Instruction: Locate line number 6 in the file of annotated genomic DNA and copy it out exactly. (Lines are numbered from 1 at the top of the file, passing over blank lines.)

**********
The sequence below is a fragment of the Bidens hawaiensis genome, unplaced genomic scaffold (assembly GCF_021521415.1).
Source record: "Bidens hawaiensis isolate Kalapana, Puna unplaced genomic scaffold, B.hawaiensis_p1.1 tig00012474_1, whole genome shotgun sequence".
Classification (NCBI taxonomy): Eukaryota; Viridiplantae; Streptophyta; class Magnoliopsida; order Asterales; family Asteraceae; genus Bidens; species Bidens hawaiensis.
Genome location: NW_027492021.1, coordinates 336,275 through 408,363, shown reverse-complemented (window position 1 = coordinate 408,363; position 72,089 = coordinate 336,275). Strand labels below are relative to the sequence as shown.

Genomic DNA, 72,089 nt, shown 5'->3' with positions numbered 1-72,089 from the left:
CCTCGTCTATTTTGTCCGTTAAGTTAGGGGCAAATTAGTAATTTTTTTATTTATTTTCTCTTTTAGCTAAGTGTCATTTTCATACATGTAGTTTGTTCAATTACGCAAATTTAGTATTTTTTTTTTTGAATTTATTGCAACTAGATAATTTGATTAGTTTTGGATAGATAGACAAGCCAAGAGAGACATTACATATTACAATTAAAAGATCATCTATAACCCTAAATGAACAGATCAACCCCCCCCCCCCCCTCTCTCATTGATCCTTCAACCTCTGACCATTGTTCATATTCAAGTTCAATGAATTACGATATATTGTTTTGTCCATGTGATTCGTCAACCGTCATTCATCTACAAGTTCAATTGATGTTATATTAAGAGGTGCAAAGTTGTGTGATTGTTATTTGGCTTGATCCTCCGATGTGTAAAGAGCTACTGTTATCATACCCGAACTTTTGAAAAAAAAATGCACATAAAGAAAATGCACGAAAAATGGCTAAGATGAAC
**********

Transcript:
CCTCGTCTATTTTGTCCGTTAAGTTAGGGGCAAATTAGTAATTTTTTTATTTATTTTCTCTTTTAGCTAAGTGTCATTTTCATACATGTAGTTTGTTCAATTACGCAAATTTAGTATTTTTTTTTTTGAATTTATTGCAACTAGATAATTTGATTAGTTTTGGATAGATAGACAAGCCAAGAGAGACATTACATATTACAATTAAAAGATCATCTATAACCCTAAATGAACAGATCAACCCCCCCCCCCCCCTCTCTCATTGATCCTTCAACCTCTGACCATTGTTCATATTCAAGTTCAATGAATTACGATATATTGTTTTGTCCATGTGATTCGTCAACCGTCATTCATCTACAAGTTCAATTGATGTTATATTAAGAGGTGCAAAGTTGTGTGATTGTTATTTGGCTTGATCCTCCGATGTGTAAAGAGCTACTGTTATCATACCCGAACTTTTGAAAAAAAAATGCACATAAAGAAAATGCACGAAAAATGGCTAAGATGAAC